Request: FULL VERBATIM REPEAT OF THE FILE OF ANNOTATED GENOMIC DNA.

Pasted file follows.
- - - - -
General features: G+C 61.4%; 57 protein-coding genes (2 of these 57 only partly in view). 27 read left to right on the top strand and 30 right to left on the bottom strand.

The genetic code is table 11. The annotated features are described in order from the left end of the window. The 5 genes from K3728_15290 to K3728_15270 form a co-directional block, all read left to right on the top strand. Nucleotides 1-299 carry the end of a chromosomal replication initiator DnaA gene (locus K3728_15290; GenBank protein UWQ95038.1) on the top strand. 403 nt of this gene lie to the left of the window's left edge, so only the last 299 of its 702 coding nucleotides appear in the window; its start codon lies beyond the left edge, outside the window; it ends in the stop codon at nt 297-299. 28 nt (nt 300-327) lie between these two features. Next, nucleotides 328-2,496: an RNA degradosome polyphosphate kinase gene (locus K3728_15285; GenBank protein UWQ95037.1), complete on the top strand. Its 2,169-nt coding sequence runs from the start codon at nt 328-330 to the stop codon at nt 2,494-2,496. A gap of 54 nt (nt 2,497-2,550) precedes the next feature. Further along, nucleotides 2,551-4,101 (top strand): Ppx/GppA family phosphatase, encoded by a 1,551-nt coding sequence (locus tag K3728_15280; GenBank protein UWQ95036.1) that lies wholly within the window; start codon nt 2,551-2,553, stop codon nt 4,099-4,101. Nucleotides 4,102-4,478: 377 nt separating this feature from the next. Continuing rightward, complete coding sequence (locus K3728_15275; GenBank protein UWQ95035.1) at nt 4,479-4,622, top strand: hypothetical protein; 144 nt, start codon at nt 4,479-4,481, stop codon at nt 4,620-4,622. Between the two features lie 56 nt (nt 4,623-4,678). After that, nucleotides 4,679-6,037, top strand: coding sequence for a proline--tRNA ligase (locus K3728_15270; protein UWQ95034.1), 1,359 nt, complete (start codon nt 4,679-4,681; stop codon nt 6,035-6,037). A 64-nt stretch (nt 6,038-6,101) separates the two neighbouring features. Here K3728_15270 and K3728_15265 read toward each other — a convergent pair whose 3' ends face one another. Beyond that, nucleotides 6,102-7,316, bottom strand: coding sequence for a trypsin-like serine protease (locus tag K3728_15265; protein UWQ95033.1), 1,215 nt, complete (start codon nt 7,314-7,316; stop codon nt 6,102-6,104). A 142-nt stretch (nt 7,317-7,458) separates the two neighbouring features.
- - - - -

General features: G+C 61.4%; 57 protein-coding genes (2 of these 57 only partly in view). 27 read left to right on the top strand and 30 right to left on the bottom strand.

The genetic code is table 11. The annotated features are described in order from the left end of the window. The 5 genes from K3728_15290 to K3728_15270 form a co-directional block, all read left to right on the top strand. Nucleotides 1-299 carry the end of a chromosomal replication initiator DnaA gene (locus K3728_15290; GenBank protein UWQ95038.1) on the top strand. 403 nt of this gene lie to the left of the window's left edge, so only the last 299 of its 702 coding nucleotides appear in the window; its start codon lies beyond the left edge, outside the window; it ends in the stop codon at nt 297-299. 28 nt (nt 300-327) lie between these two features. Next, nucleotides 328-2,496: an RNA degradosome polyphosphate kinase gene (locus K3728_15285; GenBank protein UWQ95037.1), complete on the top strand. Its 2,169-nt coding sequence runs from the start codon at nt 328-330 to the stop codon at nt 2,494-2,496. A gap of 54 nt (nt 2,497-2,550) precedes the next feature. Further along, nucleotides 2,551-4,101 (top strand): Ppx/GppA family phosphatase, encoded by a 1,551-nt coding sequence (locus tag K3728_15280; GenBank protein UWQ95036.1) that lies wholly within the window; start codon nt 2,551-2,553, stop codon nt 4,099-4,101. Nucleotides 4,102-4,478: 377 nt separating this feature from the next. Continuing rightward, complete coding sequence (locus K3728_15275; GenBank protein UWQ95035.1) at nt 4,479-4,622, top strand: hypothetical protein; 144 nt, start codon at nt 4,479-4,481, stop codon at nt 4,620-4,622. Between the two features lie 56 nt (nt 4,623-4,678). After that, nucleotides 4,679-6,037, top strand: coding sequence for a proline--tRNA ligase (locus K3728_15270; protein UWQ95034.1), 1,359 nt, complete (start codon nt 4,679-4,681; stop codon nt 6,035-6,037). A 64-nt stretch (nt 6,038-6,101) separates the two neighbouring features. Here K3728_15270 and K3728_15265 read toward each other — a convergent pair whose 3' ends face one another. Beyond that, nucleotides 6,102-7,316, bottom strand: coding sequence for a trypsin-like serine protease (locus tag K3728_15265; protein UWQ95033.1), 1,215 nt, complete (start codon nt 7,314-7,316; stop codon nt 6,102-6,104). A 142-nt stretch (nt 7,317-7,458) separates the two neighbouring features.